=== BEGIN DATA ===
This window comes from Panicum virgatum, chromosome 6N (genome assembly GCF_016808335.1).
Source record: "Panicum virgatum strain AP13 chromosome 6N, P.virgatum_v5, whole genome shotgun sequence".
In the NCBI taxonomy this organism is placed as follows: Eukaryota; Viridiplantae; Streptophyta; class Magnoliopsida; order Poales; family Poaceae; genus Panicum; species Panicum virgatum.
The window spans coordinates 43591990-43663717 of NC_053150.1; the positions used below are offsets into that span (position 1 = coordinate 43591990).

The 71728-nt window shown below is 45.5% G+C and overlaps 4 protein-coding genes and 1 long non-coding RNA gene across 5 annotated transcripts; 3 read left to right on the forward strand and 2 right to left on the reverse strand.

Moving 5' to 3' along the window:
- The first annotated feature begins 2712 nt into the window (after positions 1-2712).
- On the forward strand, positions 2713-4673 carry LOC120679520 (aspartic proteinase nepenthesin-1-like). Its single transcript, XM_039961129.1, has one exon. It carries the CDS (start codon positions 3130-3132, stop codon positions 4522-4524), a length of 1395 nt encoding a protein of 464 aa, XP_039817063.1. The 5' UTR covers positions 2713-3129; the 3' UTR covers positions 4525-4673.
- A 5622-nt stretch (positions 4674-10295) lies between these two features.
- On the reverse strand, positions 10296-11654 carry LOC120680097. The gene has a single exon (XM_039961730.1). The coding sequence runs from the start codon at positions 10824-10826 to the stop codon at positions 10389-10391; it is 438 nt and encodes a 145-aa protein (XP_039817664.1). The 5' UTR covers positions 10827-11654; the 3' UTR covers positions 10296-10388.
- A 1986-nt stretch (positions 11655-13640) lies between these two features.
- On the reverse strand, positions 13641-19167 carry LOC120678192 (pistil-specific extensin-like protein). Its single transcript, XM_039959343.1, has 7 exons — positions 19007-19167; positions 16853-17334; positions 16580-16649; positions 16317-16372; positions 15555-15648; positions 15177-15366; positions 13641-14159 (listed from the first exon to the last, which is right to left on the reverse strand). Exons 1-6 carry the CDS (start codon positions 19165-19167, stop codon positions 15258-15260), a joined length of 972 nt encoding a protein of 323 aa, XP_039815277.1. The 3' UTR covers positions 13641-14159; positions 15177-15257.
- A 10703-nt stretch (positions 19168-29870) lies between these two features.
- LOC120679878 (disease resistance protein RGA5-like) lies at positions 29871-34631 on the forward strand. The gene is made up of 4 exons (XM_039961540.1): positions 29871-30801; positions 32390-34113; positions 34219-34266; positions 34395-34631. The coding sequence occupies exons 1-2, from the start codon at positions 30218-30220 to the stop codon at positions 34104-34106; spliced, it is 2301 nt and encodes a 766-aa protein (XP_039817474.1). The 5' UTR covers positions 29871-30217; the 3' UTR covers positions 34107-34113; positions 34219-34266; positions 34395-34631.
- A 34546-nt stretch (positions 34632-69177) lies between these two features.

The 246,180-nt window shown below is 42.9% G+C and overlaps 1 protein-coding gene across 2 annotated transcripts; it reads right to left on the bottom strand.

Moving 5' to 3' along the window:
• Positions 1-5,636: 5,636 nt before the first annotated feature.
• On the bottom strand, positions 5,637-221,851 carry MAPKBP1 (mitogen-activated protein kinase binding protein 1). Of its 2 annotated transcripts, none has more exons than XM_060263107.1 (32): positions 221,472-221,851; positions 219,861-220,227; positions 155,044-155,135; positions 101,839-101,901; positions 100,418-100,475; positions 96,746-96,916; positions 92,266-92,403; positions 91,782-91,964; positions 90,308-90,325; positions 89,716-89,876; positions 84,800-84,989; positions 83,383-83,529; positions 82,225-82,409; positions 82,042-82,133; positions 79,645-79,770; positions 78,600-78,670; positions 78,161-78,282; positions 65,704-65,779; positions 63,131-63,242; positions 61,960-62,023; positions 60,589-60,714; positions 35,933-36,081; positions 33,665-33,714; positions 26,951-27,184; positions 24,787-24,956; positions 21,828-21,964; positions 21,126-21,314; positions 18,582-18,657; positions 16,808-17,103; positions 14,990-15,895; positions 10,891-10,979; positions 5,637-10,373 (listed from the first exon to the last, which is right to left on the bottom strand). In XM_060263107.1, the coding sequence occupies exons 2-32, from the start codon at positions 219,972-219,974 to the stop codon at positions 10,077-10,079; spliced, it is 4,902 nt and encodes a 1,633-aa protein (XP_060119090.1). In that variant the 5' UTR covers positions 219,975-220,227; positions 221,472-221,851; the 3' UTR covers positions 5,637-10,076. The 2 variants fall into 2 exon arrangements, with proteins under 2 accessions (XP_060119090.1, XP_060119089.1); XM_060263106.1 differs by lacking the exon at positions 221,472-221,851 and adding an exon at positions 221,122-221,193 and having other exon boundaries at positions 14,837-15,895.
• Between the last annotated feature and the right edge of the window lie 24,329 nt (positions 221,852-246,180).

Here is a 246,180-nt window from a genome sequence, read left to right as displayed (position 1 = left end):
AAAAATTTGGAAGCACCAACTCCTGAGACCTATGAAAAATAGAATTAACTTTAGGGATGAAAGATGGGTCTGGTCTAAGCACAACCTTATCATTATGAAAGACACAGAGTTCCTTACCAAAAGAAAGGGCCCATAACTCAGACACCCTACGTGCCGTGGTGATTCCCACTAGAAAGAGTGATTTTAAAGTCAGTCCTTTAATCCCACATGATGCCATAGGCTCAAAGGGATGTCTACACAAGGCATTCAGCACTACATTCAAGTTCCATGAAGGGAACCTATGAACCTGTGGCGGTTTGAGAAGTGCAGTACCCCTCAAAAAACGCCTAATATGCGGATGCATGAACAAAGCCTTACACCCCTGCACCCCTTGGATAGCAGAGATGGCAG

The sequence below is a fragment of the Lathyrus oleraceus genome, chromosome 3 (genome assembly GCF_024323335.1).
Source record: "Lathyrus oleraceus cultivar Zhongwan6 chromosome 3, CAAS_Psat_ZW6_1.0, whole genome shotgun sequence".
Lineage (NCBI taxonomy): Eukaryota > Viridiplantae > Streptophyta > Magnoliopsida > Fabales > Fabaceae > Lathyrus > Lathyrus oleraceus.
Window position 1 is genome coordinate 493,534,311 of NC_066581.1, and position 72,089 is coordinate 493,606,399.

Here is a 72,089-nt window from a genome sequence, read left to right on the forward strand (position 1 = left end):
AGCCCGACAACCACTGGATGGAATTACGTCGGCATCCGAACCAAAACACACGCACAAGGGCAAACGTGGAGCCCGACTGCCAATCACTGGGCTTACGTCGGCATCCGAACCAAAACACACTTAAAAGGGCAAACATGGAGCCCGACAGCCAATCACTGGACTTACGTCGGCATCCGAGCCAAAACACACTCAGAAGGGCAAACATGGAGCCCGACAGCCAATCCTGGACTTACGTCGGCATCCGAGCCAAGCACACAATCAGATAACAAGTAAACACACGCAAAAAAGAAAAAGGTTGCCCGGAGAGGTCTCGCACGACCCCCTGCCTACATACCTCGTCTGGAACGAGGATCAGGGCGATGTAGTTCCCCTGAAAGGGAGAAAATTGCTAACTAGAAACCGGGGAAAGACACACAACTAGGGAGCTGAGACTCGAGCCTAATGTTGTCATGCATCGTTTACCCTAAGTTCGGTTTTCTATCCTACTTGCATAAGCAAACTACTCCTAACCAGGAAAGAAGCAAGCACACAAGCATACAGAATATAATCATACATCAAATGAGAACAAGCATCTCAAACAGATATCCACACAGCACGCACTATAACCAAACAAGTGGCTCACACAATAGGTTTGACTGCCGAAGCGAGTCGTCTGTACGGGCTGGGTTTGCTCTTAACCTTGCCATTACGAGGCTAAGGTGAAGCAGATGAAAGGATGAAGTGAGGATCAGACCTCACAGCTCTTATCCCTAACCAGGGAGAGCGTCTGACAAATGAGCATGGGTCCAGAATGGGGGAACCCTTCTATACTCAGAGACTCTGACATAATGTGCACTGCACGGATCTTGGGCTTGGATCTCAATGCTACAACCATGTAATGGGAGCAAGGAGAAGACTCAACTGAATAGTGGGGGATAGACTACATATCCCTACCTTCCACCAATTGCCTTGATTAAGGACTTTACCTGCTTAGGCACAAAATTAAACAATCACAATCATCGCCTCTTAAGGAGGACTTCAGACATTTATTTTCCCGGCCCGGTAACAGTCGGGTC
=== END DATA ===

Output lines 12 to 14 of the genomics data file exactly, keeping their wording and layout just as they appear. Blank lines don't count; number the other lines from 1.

- On the reverse strand, positions 13641-19167 carry LOC120678192 (pistil-specific extensin-like protein). Its single transcript, XM_039959343.1, has 7 exons — positions 19007-19167; positions 16853-17334; positions 16580-16649; positions 16317-16372; positions 15555-15648; positions 15177-15366; positions 13641-14159 (listed from the first exon to the last, which is right to left on the reverse strand). Exons 1-6 carry the CDS (start codon positions 19165-19167, stop codon positions 15258-15260), a joined length of 972 nt encoding a protein of 323 aa, XP_039815277.1. The 3' UTR covers positions 13641-14159; positions 15177-15257.
- A 10703-nt stretch (positions 19168-29870) lies between these two features.
- LOC120679878 (disease resistance protein RGA5-like) lies at positions 29871-34631 on the forward strand. The gene is made up of 4 exons (XM_039961540.1): positions 29871-30801; positions 32390-34113; positions 34219-34266; positions 34395-34631. The coding sequence occupies exons 1-2, from the start codon at positions 30218-30220 to the stop codon at positions 34104-34106; spliced, it is 2301 nt and encodes a 766-aa protein (XP_039817474.1). The 5' UTR covers positions 29871-30217; the 3' UTR covers positions 34107-34113; positions 34219-34266; positions 34395-34631.